Then, you have to market your newsletter on your website. Give people an enticing reason to join. Have a dedicated page where they can sign-up – see Creative Boom’s weekly newsletter landing page for inspiration.

Another top tip, add a ‘recommended reading’ section to your newsletter. It allows you to give back to the creative community, but it also builds happy connections who might be inclined to return the favour.

Creative Boom's newsletter page where people can join 35,000 subscribers
Creative Boom’s newsletter page where people can join 35,000 subscribers

Consider other social networks where engagement still rocks

Twitter, LinkedIn, Discord, Behance and Pinterest have their merits and are still drawing in lots of traffic and engagement for many creatives. “LinkedIn has been a favourite for quite a long time,” agrees illustrator Ari Liloan. “You get to put your work in front of people who have real hiring power instead of just other design fans. Some of my biggest commissions happened through organic recommendations there.”

Artist Russell Taysom loves using Pinterest. “I’ve always enjoyed it for collecting images I like, but recently I’ve been using it much more to add my art,” he says. “You can organise images by category with the board, and Pinterest images appear in Google searches.”

Manchester-based creative Jaheed Hussain says Twitter for his platform Fuse has been the go-to for a while now, along with the website itself. “Both seem to have the best engagement for what we do,” he says. “LinkedIn feels consistently strong for personal accounts compared to company pages, which we’ve noticed.”

Go old school and remind clients you exist (and ask for help)

It doesn’t hurt to send physical mailers, cold emails, updated portfolios and other bits and bobs to existing clients. They’re inevitably busy and will have things on their list that they keep forgetting to sort, so reminding them you’re still around will likely result in some fresh work.

Don’t forget to ask clients for referrals, either. Consider offering a discount to loyal customers should they recommend you to a friend. It all helps. “I went a bit old school recently and created a little PDF deck of my work that I email to clients, and it’s got amazing feedback,” says illustrator Connie Noble. “I also started a newsletter, which gets more engagement than my Instagram as people like to take the time to have a little read.”

Get out there and do things ‘In Real Life’

Is there anything that beats actual human contact? Many events are back on in your local town or city. Business meetups, creative talks, networking parties – add a few to your diary and get out and meet people. Even art fairs are proving to be a success for many artists and designers. “I’m getting out and about,” says Maz Leyden. “I love doing art markets and craft shows. It’s so great to connect with people in person, plus so many people take business cards, which leads to social media follows and website sales.”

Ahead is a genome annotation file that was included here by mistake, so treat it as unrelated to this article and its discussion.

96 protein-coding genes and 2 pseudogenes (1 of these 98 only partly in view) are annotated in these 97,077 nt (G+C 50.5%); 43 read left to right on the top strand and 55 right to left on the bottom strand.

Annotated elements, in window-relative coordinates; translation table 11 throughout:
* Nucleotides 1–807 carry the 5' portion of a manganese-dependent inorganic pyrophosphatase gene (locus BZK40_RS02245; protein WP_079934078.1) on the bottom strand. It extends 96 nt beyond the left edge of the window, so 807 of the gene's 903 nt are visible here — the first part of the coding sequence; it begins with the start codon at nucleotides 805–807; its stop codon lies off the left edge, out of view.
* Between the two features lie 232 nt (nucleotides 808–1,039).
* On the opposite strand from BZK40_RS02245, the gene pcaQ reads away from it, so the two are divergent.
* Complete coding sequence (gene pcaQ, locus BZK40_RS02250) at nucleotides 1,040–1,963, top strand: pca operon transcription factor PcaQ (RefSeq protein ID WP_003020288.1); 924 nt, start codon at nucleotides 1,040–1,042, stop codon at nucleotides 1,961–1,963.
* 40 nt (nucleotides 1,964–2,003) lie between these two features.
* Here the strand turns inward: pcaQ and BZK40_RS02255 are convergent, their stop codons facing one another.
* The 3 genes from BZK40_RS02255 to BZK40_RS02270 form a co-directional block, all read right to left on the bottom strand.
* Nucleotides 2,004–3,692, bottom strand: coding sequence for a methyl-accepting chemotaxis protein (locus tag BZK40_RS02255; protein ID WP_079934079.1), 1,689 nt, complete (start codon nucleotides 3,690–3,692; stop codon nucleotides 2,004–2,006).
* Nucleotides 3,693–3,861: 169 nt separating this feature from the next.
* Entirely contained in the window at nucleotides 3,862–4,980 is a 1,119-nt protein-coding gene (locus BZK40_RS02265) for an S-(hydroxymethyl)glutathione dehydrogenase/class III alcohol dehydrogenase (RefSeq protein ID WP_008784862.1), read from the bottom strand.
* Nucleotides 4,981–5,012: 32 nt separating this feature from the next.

London illustrator Loulou Elliott agrees and makes a final important point. “I discovered the joy of doing art markets last year. Anything in person is just great and very fulfilling. Because the art is directly in front of you, it’s very physical and tangible and ultimately real. It holds people’s interest better and engages their curiosity. It makes them more likely to remember you or buy something. People have very short attention spans on social media, especially with this generation’s TikTok style. focusing on the genuine connection over ‘engagement’ is a great breather from doing loud things to catch people’s attention.”

To conclude and recap everything we’ve learnt

There is no quick solution or fix when it comes to marketing. It takes a little effort every day to build your SEO, improve your network, and attract the attention of journalists. Here’s a helpful checklist to refer back to:

  • Set aside an hour each day to work on your marketing. This isn’t going to be an overnight thing. And there’s no magic wand.
  • Learn SEO with all the free resources available: Moz is a great place to start. And we recommend signing up for Backlinko’s newsletter.
  • Start that blog you’ve never had time to launch. Write quality content around the theme of your website and business. Add value.
  • Build links to your website through guest blogging, press coverage, talks and podcasts. Be brave. Get your name out there but don’t forget to be prepared, i.e. get some professional photography of yourself and your studio. Buy a decent microphone.
  • Create a regular newsletter to share your story and all your content. Develop a subscriber list but give them an enticing reason to sign-up.
  • Consider other social networks to build contacts and community. Twitter, LinkedIn and Behance still enjoy the high engagement.
  • Remind existing clients you exist and ask them for referrals.
  • Do things IRL: art fairs, networking events, conferences. Meeting people face-to-face is a powerful way to build relationships and meaningful connections.

If you are interested in original article by Katy Cowan, you cna find it here

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Hackers are using SEO to rank malicious PDFs on search engines, research finds

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Today, researchers at security service edge provider, Netskope, published the Netskope Cloud and Threat Report: Global Cloud and Malware Trends, which found that phishing downloads rose 450% over the past 12 months, and highlighted that attackers are using search engine optimization (SEO) to rank malicious PDF files on search engines.

The report’s findings show that phishing attempts are constantly evolving, and attackers aren’t just targeting employees through their email inboxes; they’re also using popular search engines like Google and Bing.

The increase in phishing attacks and the growing popularity of SEO techniques among cybercriminals highlights the need for enterprises to provide their employees with security awareness training so they’re prepared to spot threats and not at risk of handing over sensitive information.